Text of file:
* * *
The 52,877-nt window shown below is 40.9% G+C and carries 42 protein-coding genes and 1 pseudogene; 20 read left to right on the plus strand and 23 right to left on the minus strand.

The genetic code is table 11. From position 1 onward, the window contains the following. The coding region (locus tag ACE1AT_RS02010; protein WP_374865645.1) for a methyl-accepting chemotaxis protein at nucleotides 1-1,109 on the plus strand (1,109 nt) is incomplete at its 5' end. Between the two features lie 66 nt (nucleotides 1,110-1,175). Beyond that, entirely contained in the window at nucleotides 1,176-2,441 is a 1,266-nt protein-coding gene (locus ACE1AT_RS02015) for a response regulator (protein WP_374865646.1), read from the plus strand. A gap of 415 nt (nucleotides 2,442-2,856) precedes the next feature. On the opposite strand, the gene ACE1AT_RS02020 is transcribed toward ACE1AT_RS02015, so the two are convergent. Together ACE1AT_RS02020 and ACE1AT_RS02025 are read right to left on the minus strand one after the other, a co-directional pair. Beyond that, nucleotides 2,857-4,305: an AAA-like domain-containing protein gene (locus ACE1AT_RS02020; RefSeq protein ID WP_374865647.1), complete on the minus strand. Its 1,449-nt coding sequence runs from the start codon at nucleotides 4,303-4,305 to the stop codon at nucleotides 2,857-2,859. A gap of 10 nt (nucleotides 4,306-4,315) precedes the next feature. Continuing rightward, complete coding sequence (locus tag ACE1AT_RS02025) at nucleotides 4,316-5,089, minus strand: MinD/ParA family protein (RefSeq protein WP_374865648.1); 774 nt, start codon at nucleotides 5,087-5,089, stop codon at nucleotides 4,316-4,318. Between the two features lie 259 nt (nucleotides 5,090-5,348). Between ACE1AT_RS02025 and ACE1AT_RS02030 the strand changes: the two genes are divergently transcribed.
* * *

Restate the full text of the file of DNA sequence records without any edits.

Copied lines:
The 52,877-nt window shown below is 40.9% G+C and carries 42 protein-coding genes and 1 pseudogene; 20 read left to right on the plus strand and 23 right to left on the minus strand.

The genetic code is table 11. From position 1 onward, the window contains the following. The coding region (locus tag ACE1AT_RS02010; protein WP_374865645.1) for a methyl-accepting chemotaxis protein at nucleotides 1-1,109 on the plus strand (1,109 nt) is incomplete at its 5' end. Between the two features lie 66 nt (nucleotides 1,110-1,175). Beyond that, entirely contained in the window at nucleotides 1,176-2,441 is a 1,266-nt protein-coding gene (locus ACE1AT_RS02015) for a response regulator (protein WP_374865646.1), read from the plus strand. A gap of 415 nt (nucleotides 2,442-2,856) precedes the next feature. On the opposite strand, the gene ACE1AT_RS02020 is transcribed toward ACE1AT_RS02015, so the two are convergent. Together ACE1AT_RS02020 and ACE1AT_RS02025 are read right to left on the minus strand one after the other, a co-directional pair. Beyond that, nucleotides 2,857-4,305: an AAA-like domain-containing protein gene (locus ACE1AT_RS02020; RefSeq protein ID WP_374865647.1), complete on the minus strand. Its 1,449-nt coding sequence runs from the start codon at nucleotides 4,303-4,305 to the stop codon at nucleotides 2,857-2,859. A gap of 10 nt (nucleotides 4,306-4,315) precedes the next feature. Continuing rightward, complete coding sequence (locus tag ACE1AT_RS02025) at nucleotides 4,316-5,089, minus strand: MinD/ParA family protein (RefSeq protein WP_374865648.1); 774 nt, start codon at nucleotides 5,087-5,089, stop codon at nucleotides 4,316-4,318. Between the two features lie 259 nt (nucleotides 5,090-5,348). Between ACE1AT_RS02025 and ACE1AT_RS02030 the strand changes: the two genes are divergently transcribed.